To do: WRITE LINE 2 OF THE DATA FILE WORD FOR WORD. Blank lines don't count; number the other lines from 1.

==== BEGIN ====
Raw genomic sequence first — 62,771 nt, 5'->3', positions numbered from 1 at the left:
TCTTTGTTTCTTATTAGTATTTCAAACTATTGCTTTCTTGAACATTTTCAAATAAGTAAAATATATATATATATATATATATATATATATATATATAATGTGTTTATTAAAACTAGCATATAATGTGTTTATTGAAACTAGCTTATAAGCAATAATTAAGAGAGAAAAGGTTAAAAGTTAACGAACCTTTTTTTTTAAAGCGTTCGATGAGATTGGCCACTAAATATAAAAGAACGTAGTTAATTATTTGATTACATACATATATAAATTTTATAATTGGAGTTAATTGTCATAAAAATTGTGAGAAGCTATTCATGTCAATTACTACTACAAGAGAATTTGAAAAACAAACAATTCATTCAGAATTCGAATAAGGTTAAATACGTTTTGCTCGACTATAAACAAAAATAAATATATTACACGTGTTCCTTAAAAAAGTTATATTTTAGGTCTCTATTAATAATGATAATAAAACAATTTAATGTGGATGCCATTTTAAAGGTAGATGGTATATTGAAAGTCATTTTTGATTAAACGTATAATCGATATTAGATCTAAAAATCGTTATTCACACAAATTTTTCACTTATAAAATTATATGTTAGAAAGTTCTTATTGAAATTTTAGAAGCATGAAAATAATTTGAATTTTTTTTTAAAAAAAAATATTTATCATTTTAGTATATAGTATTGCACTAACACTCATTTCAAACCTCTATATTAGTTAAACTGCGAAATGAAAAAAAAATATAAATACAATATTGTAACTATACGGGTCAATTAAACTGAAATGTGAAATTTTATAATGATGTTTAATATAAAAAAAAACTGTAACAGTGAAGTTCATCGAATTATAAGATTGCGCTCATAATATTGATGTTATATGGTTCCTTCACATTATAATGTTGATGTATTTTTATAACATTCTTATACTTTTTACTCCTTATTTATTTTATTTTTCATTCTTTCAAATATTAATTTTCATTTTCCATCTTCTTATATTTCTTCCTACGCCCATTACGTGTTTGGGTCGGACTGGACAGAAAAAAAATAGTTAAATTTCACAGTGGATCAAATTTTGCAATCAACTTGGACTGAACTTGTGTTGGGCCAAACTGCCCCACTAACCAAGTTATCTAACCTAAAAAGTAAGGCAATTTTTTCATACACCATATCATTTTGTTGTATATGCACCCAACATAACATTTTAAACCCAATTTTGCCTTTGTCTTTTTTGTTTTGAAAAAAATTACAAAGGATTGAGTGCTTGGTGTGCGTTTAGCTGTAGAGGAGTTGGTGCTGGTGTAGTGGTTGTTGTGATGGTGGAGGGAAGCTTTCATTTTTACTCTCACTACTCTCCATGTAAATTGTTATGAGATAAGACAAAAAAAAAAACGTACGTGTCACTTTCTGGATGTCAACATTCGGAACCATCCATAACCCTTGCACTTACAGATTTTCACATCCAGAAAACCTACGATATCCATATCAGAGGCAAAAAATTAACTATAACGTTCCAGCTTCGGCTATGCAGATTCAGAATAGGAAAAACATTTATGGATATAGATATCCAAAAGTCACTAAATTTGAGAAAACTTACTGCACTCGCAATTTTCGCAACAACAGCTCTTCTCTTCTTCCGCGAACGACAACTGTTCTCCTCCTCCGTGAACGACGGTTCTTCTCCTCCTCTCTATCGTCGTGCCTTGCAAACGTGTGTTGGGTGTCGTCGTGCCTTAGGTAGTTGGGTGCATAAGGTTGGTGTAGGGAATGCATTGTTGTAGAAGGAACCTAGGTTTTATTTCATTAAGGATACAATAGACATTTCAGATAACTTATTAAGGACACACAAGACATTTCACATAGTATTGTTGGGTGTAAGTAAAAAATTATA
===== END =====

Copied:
TCTTTGTTTCTTATTAGTATTTCAAACTATTGCTTTCTTGAACATTTTCAAATAAGTAAAATATATATATATATATATATATATATATATATATATAATGTGTTTATTAAAACTAGCATATAATGTGTTTATTGAAACTAGCTTATAAGCAATAATTAAGAGAGAAAAGGTTAAAAGTTAACGAACCTTTTTTTTTAAAGCGTTCGATGAGATTGGCCACTAAATATAAAAGAACGTAGTTAATTATTTGATTACATACATATATAAATTTTATAATTGGAGTTAATTGTCATAAAAATTGTGAGAAGCTATTCATGTCAATTACTACTACAAGAGAATTTGAAAAACAAACAATTCATTCAGAATTCGAATAAGGTTAAATACGTTTTGCTCGACTATAAACAAAAATAAATATATTACACGTGTTCCTTAAAAAAGTTATATTTTAGGTCTCTATTAATAATGATAATAAAACAATTTAATGTGGATGCCATTTTAAAGGTAGATGGTATATTGAAAGTCATTTTTGATTAAACGTATAATCGATATTAGATCTAAAAATCGTTATTCACACAAATTTTTCACTTATAAAATTATATGTTAGAAAGTTCTTATTGAAATTTTAGAAGCATGAAAATAATTTGAATTTTTTTTTAAAAAAAAATATTTATCATTTTAGTATATAGTATTGCACTAACACTCATTTCAAACCTCTATATTAGTTAAACTGCGAAATGAAAAAAAAATATAAATACAATATTGTAACTATACGGGTCAATTAAACTGAAATGTGAAATTTTATAATGATGTTTAATATAAAAAAAAACTGTAACAGTGAAGTTCATCGAATTATAAGATTGCGCTCATAATATTGATGTTATATGGTTCCTTCACATTATAATGTTGATGTATTTTTATAACATTCTTATACTTTTTACTCCTTATTTATTTTATTTTTCATTCTTTCAAATATTAATTTTCATTTTCCATCTTCTTATATTTCTTCCTACGCCCATTACGTGTTTGGGTCGGACTGGACAGAAAAAAAATAGTTAAATTTCACAGTGGATCAAATTTTGCAATCAACTTGGACTGAACTTGTGTTGGGCCAAACTGCCCCACTAACCAAGTTATCTAACCTAAAAAGTAAGGCAATTTTTTCATACACCATATCATTTTGTTGTATATGCACCCAACATAACATTTTAAACCCAATTTTGCCTTTGTCTTTTTTGTTTTGAAAAAAATTACAAAGGATTGAGTGCTTGGTGTGCGTTTAGCTGTAGAGGAGTTGGTGCTGGTGTAGTGGTTGTTGTGATGGTGGAGGGAAGCTTTCATTTTTACTCTCACTACTCTCCATGTAAATTGTTATGAGATAAGACAAAAAAAAAAACGTACGTGTCACTTTCTGGATGTCAACATTCGGAACCATCCATAACCCTTGCACTTACAGATTTTCACATCCAGAAAACCTACGATATCCATATCAGAGGCAAAAAATTAACTATAACGTTCCAGCTTCGGCTATGCAGATTCAGAATAGGAAAAACATTTATGGATATAGATATCCAAAAGTCACTAAATTTGAGAAAACTTACTGCACTCGCAATTTTCGCAACAACAGCTCTTCTCTTCTTCCGCGAACGACAACTGTTCTCCTCCTCCGTGAACGACGGTTCTTCTCCTCCTCTCTATCGTCGTGCCTTGCAAACGTGTGTTGGGTGTCGTCGTGCCTTAGGTAGTTGGGTGCATAAGGTTGGTGTAGGGAATGCATTGTTGTAGAAGGAACCTAGGTTTTATTTCATTAAGGATACAATAGACATTTCAGATAACTTATTAAGGACACACAAGACATTTCACATAGTATTGTTGGGTGTAAGTAAAAAATTATA